Mohs Surgery: The Best Treatment Available for Skin Cancer

Skin cancer is on the rise. Two of the most common forms, basal cell carcinoma and squamous cell carcinoma, affect more than 3 million Americans combined every year. While melanoma is also on the rise.

More and more patients are turning to Mohs (pronounced “Moe’s”) surgery to not only get rid of the unsightly bumps but also to prevent the cancerous cells from growing and metastasizing to other parts of the body.

Mohs surgery

Mohs is called a micrographic surgery because the surgeon removes tiny slivers of tissue at a time. The process is simple and is usually completed in a single visit.

First, Dr. Rosso anesthetizes the area. Then he removes the visible growth and as little tissue around the growth as possible. One of his staff will bandage the wound left behind and show you to the waiting room.

While you relax, Dr. Rosso takes the tissue to his lab. There he freezes the sample and cuts it into wafer thin slices. He uses a special dye that highlights cancerous cells. Then he looks at the tissue under the microscope. His goal is to see where the healthy tissue meets the cancerous cells.

If he sees only healthy cells around the cut edge, he is done. He will stitch you up or bandage the area and send you home. If he still sees cancerous cells, he will ask you to return to the treatment area and remove another small sliver of tissue. He will repeat this process until he sees only healthy cells on the cut edge.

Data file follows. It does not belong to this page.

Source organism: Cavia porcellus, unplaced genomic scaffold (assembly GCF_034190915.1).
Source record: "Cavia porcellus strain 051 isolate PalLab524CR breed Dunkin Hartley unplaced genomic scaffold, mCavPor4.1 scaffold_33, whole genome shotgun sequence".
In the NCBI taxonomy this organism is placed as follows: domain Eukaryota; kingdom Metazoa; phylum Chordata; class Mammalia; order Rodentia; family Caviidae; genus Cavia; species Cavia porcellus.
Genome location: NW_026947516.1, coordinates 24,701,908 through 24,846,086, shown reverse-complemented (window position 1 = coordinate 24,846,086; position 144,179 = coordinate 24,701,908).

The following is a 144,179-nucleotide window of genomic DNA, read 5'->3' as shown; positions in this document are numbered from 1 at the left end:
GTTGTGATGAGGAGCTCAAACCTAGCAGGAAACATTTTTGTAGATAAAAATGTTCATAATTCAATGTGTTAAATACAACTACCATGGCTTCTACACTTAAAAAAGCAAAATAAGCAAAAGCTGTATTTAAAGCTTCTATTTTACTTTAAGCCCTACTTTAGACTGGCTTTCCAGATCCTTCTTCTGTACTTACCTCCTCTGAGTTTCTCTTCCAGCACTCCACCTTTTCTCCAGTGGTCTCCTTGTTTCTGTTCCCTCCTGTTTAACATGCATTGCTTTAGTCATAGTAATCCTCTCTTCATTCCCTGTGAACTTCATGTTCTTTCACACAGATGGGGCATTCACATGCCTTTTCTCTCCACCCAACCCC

Why Mohs works best

From a patient’s point of view, one of the biggest advantages of Mohs surgery is that you’re done in a single day. There is no going home and waiting for test results. Dr. Rosso has checked your sample, and you’re assured to be cancer-free when you leave.

After treatment, your cancer is, in all likelihood, gone. The cure rate for cancer after Mohs surgery is 93-99% depending on the type of cancer you’re treating. Dr. Rosso is able to get cancer out at the roots while disturbing as little of the healthy surrounding tissue as possible. This reduces healing time while offering the best cosmetic outlook.

Who benefits from Mohs?

Basal cell and squamous cell carcinomas are the most common cancers treated with Mohs surgery. Melanomas also respond well to Mohs. Because Mohs is such a low-risk procedure, it’s the treatment of choice for people dealing with poor immune systems, or those who have sensitivities to other medications.

People who are dealing with other illnesses, such as lymphoma, leukemia or HIV, are also protected with this minimally invasive treatment.

Since scar tissue looks different than normal skin to the naked eye, it can be difficult to find the edges of skin cancer that develops on a scar. Because Dr. Rosso removes thin slices of tissue and stains each layer, Mohs surgery is the best way to treat any form of skin cancer on a scar.

How to decide if Mohs surgery is right for you

Your first step is to call Dr. Chappell or Dr. Rosso to check your skin. It’s a good idea to check your skin periodically for signs of cancer, and let the doctors know if you’re not sure about something you find.

If the doctors are suspicious about something they see, their first step is to take a small sample to diagnose skin cancer. Once you have a diagnosis, you discuss whether Mohs is the right treatment option for you.

Call Chappell Rosso Dermatology and Laser & Aesthetic Center or book an appointment on this website if you would like to learn more about skin cancer treatments and getting your skin checked.

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